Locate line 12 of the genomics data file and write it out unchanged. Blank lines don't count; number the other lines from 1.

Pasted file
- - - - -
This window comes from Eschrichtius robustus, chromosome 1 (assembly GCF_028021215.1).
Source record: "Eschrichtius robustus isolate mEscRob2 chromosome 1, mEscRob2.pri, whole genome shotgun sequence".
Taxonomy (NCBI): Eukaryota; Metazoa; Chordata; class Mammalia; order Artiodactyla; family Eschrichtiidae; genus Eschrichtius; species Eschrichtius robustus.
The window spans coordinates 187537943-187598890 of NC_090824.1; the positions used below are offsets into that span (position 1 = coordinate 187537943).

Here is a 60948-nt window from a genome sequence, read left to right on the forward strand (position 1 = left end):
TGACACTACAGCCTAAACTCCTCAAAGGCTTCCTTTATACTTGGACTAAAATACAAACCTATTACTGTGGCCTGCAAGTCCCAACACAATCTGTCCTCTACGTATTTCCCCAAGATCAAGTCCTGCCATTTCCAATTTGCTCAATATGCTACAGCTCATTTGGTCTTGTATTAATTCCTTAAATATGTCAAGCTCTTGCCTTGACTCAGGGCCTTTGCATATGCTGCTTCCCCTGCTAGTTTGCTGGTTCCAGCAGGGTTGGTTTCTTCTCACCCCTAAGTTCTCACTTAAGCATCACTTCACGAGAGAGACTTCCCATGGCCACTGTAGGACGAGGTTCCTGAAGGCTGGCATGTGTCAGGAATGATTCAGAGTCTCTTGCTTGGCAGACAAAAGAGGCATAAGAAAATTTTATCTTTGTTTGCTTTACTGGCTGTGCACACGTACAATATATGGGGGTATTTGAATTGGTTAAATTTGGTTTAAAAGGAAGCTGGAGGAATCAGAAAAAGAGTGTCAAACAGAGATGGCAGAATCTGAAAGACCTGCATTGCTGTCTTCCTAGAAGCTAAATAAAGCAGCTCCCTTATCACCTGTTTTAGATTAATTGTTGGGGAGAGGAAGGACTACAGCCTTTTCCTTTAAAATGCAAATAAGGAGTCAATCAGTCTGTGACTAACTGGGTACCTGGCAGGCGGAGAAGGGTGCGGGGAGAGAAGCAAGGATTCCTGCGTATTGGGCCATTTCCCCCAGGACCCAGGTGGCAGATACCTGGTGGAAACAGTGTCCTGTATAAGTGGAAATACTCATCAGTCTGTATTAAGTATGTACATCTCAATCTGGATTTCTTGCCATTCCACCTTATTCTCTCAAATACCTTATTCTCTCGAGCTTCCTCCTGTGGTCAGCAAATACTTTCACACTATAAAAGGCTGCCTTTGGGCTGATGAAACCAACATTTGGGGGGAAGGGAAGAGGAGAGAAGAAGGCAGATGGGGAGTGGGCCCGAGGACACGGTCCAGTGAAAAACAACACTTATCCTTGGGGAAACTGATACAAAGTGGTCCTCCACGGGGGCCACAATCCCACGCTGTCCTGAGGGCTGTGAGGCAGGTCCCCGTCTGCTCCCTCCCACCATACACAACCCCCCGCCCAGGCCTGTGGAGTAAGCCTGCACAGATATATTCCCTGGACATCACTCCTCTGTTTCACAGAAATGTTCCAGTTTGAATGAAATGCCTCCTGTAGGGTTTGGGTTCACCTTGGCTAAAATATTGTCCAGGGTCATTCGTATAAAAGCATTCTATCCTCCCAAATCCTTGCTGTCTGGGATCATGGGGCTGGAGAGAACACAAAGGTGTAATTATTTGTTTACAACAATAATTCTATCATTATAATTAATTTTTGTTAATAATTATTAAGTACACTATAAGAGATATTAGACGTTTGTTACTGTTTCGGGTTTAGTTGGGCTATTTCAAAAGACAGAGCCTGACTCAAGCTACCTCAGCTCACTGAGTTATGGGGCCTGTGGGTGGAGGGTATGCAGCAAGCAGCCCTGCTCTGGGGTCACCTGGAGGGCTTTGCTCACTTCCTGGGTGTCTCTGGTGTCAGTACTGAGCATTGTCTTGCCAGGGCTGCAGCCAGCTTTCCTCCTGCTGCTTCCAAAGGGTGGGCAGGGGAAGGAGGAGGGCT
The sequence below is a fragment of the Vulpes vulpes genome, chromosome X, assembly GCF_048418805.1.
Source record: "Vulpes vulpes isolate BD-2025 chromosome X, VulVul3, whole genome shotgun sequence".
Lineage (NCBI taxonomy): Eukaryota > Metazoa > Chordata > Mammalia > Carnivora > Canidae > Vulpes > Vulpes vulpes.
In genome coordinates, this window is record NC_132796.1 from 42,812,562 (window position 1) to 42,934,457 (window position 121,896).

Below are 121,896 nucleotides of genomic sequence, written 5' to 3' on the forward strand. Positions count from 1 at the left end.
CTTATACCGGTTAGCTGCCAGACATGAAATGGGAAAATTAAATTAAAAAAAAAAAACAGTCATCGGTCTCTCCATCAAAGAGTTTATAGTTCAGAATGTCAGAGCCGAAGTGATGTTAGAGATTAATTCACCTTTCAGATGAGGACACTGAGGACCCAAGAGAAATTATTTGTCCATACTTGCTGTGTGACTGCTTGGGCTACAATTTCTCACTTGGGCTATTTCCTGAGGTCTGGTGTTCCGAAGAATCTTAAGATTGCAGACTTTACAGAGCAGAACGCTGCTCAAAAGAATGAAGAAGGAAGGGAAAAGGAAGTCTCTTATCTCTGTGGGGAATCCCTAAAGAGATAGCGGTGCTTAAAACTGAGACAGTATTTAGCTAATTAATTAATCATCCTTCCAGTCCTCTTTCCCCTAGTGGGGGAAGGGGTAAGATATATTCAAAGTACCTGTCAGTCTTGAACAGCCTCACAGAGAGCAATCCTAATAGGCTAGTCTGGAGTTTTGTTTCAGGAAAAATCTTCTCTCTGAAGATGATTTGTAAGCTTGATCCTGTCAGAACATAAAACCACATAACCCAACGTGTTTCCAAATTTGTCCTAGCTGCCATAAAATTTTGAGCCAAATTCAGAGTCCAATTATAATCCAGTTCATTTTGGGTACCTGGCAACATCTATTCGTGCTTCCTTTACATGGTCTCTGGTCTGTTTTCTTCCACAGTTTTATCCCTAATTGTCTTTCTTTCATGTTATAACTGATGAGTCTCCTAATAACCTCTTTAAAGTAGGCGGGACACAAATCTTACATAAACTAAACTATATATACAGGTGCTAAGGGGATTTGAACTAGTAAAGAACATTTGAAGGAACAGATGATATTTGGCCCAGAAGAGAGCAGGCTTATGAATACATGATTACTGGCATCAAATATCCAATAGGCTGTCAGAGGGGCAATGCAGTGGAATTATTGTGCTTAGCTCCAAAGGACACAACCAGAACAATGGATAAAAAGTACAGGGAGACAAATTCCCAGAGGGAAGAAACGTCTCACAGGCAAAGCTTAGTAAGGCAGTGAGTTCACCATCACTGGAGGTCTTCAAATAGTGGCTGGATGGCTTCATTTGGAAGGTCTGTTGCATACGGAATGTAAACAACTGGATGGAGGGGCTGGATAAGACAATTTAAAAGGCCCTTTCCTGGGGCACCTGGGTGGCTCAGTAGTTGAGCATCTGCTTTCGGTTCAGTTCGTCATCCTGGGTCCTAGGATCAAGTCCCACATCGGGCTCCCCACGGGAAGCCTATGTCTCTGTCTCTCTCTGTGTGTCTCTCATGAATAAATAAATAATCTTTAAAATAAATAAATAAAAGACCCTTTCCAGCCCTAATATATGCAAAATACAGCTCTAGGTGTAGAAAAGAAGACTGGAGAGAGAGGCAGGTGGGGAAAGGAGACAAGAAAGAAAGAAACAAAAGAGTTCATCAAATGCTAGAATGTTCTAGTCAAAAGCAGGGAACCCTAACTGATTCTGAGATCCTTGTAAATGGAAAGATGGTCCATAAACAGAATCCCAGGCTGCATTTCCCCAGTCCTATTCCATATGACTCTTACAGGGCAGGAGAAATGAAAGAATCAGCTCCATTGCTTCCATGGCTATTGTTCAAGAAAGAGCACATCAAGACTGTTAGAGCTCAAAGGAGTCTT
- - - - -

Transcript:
CTTATACCGGTTAGCTGCCAGACATGAAATGGGAAAATTAAATTAAAAAAAAAAAACAGTCATCGGTCTCTCCATCAAAGAGTTTATAGTTCAGAATGTCAGAGCCGAAGTGATGTTAGAGATTAATTCACCTTTCAGATGAGGACACTGAGGACCCAAGAGAAATTATTTGTCCATACTTGCTGTGTGACTGCTTGGGCTACAATTTCTCACTTGGGCTATTTCCTGAGGTCTGGTGTTCCGAAGAATCTTAAGATTGCAGACTTTACAGAGCAGAACGCTGCTCAAAAGAATGAAGAAGGAAGGGAAAAGGAAGTCTCTTATCTCTGTGGGGAATCCCTAAAGAGATAGCGGTGCTTAAAACTGAGACAGTATTTAGCTAATTAATTAATCATCCTTCCAGTCCTCTTTCCCCTAGTGGGGGAAGGGGTAAGATATATTCAAAGTACCTGTCAGTCTTGAACAGCCTCACAGAGAGCAATCCTAATAGGCTAGTCTGGAGTTTTGTTTCAGGAAAAATCTTCTCTCTGAAGATGATTTGTAAGCTTGATCCTGTCAGAACATAAAACCACATAACCCAACGTGTTTCCAAATTTGTCCTAGCTGCCATAAAATTTTGAGCCAAATTCAGAGTCCAATTATAATCCAGTTCATTTTGGGTACCTGGCAACATCTATTCGTGCTTCCTTTACATGGTCTCTGGTCTGTTTTCTTCCACAGTTTTATCCCTAATTGTCTTTCTTTCATGTTATAACTGATGAGTCTCCTAATAACCTCTTTAAAGTAGGCGGGACACAAATCTTACATAAACTAAACTATATATACAGGTGCTAAGGGGATTTGAACTAGTAAAGAACATTTGAAGGAACAGATGATATTTGGCCCAGAAGAGAGCAGGCTTATGAATACATGATTACTGGCATCAAATATCCAATAGGCTGTCAGAGGGGCAATGCAGTGGAATTATTGTGCTTAGCTCCAAAGGACACAACCAGAACAATGGATAAAAAGTACAGGGAGACAAATTCCCAGAGGGAAGAAACGTCTCACAGGCAAAGCTTAGTAAGGCAGTGAGTTCACCATCACTGGAGGTCTTCAAATAGTGGCTGGATGGCTTCATTTGGAAGGTCTGTTGCATACGGAATGTAAACAACTGGATGGAGGGGCTGGATAAGACAATTTAAAAGGCCCTTTCCTGGGGCACCTGGGTGGCTCAGTAGTTGAGCATCTGCTTTCGGTTCAGTTCGTCATCCTGGGTCCTAGGATCAAGTCCCACATCGGGCTCCCCACGGGAAGCCTATGTCTCTGTCTCTCTCTGTGTGTCTCTCATGAATAAATAAATAATCTTTAAAATAAATAAATAAAAGACCCTTTCCAGCCCTAATATATGCAAAATACAGCTCTAGGTGTAGAAAAGAAGACTGGAGAGAGAGGCAGGTGGGGAAAGGAGACAAGAAAGAAAGAAACAAAAGAGTTCATCAAATGCTAGAATGTTCTAGTCAAAAGCAGGGAACCCTAACTGATTCTGAGATCCTTGTAAATGGAAAGATGGTCCATAAACAGAATCCCAGGCTGCATTTCCCCAGTCCTATTCCATATGACTCTTACAGGGCAGGAGAAATGAAAGAATCAGCTCCATTGCTTCCATGGCTATTGTTCAAGAAAGAGCACATCAAGACTGTTAGAGCTCAAAGGAGTCTT